Java Beans is the most important new development in Java this year. Beans is the next generation of Java technology that not only adds features the language lacked, but also lets Java programs interoperate with a number of development environments. The initial release includes a bridge for Microsoft's ActiveX/COM; future releases will include bridges for Netscape's LiveConnect and IBM's OpenDoc.
Since it's a "component architecture" for Java, Beans can be used in graphical programming environments, like Borland's JBuilder, or IBM's VisualAge for Java. This means that someone can use a graphical tool to connect a lot of Beans together and make an application, without actually writing any Java code -- in fact, without doing any programming at all. Graphical development environments let you configure components by specifying aspects of their visual appearance (like the color or label of a button) in addition to the interactions between components (what happens when you click on a button or select a menu item).
One important aspect of Java Beans is that components don't have to be visible. This sounds like a minor distinction, but it's very important: the invisible parts of an application are the parts that do the work. So, for example, in addition to manipulating graphical widgets, like checkboxes and menus, Beans allows you to develop and manipulate components that do database access, perform computations, and so on. You can build entire applications by connecting pre-built components, without writing any code.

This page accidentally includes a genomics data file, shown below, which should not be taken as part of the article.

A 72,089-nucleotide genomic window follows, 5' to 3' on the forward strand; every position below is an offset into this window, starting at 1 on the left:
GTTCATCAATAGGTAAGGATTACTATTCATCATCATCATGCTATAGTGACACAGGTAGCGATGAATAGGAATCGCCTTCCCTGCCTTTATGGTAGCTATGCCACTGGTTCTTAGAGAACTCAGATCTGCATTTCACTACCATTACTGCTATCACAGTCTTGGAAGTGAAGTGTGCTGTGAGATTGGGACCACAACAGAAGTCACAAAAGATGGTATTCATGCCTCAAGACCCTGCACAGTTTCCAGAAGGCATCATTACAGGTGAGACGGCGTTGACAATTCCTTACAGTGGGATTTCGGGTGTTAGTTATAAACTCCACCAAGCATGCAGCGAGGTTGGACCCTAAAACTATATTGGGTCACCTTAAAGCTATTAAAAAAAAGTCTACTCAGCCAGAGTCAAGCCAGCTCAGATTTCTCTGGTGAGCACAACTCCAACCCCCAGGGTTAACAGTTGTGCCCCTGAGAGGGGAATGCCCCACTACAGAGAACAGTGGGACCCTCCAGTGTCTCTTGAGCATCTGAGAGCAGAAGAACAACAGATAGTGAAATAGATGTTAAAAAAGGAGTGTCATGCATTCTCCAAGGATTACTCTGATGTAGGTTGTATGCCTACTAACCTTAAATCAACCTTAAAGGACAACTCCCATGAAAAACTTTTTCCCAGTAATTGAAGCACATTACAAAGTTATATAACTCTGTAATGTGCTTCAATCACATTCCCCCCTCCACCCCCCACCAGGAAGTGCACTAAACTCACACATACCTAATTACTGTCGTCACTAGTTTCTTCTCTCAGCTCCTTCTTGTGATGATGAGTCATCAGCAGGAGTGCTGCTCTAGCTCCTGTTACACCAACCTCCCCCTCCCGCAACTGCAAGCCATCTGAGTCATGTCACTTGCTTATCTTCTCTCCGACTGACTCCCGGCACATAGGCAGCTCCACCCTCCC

Developing Java Beans is for people who need to stay up-to-date with the latest developments in programming technology. Minimally, developing Beans means adopting several simple design patterns in your code. However, that's only the beginning. To take full advantage of the Java Beans architecture, you should understand how to write classes that are serializable, use events for communication between classes, know when and how to provide BeanInfo classes that give graphical environments more information about your components, and provide property editors and customizers that let graphical tools work with more complex Beans.
The book covers:
- Events, event listeners, and adapters
- Properties, indexed properties, bound properties, constrained properties, and vetoable property changes
- Persistence, serialization, versioning, and object validation
- Packaging Beans using JAR files
- The BeanBox, a prototypical development tool
- Reflection and introspection
- Property editors and customizers
- The ActiveX bridge; using Java Beans in Visual Basic programs